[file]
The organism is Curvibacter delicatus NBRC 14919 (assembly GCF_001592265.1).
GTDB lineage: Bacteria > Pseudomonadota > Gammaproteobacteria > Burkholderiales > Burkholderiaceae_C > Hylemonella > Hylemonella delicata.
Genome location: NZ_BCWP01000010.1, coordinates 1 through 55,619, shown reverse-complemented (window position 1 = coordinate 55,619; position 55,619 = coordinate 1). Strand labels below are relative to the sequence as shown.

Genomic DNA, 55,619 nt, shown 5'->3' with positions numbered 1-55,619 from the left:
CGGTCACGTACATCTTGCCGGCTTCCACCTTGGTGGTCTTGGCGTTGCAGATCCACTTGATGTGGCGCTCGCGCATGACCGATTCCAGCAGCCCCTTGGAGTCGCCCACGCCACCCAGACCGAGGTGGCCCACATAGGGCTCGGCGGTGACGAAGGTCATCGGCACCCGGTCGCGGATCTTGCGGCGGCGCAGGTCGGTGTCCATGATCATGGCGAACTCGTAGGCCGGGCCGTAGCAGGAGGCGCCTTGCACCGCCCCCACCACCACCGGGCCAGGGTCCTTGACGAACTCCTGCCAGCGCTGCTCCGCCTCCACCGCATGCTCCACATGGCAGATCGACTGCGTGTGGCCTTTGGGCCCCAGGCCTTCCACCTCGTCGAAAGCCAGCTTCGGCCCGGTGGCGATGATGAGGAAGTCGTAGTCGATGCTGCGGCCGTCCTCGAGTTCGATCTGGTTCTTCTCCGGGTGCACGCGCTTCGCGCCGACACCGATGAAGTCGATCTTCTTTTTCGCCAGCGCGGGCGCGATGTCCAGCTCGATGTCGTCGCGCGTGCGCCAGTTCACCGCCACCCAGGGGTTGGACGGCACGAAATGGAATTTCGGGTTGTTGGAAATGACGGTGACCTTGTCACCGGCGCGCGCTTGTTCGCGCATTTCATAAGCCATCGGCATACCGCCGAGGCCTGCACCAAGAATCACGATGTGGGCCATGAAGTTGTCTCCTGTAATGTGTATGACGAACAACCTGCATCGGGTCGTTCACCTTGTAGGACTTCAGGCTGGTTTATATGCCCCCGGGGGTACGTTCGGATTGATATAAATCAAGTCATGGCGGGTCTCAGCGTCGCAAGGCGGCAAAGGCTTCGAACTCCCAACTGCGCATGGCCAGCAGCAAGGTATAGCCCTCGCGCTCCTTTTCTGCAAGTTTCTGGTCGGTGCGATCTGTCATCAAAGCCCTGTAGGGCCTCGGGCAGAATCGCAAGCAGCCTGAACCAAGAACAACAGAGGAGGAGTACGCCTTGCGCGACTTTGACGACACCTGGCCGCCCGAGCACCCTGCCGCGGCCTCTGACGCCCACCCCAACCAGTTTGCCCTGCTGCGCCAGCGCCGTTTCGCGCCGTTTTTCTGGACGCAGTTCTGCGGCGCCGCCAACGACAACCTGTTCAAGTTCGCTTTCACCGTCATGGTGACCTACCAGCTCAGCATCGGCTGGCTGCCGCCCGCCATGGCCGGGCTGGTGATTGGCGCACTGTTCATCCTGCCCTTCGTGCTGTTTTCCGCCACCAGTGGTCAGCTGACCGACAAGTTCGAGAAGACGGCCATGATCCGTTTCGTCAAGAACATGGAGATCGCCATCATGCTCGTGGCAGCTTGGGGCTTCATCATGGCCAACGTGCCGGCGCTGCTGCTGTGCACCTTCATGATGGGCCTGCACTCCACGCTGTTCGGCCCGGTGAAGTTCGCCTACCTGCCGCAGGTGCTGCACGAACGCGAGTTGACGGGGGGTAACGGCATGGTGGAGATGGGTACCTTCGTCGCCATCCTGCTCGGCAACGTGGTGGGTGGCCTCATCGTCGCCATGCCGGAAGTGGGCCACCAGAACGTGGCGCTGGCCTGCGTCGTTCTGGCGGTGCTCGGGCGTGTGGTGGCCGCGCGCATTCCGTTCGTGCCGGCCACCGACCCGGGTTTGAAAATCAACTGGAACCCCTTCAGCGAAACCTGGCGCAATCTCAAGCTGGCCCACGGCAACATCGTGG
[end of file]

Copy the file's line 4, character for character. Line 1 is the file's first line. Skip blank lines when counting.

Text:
Genomic DNA, 55,619 nt, shown 5'->3' with positions numbered 1-55,619 from the left: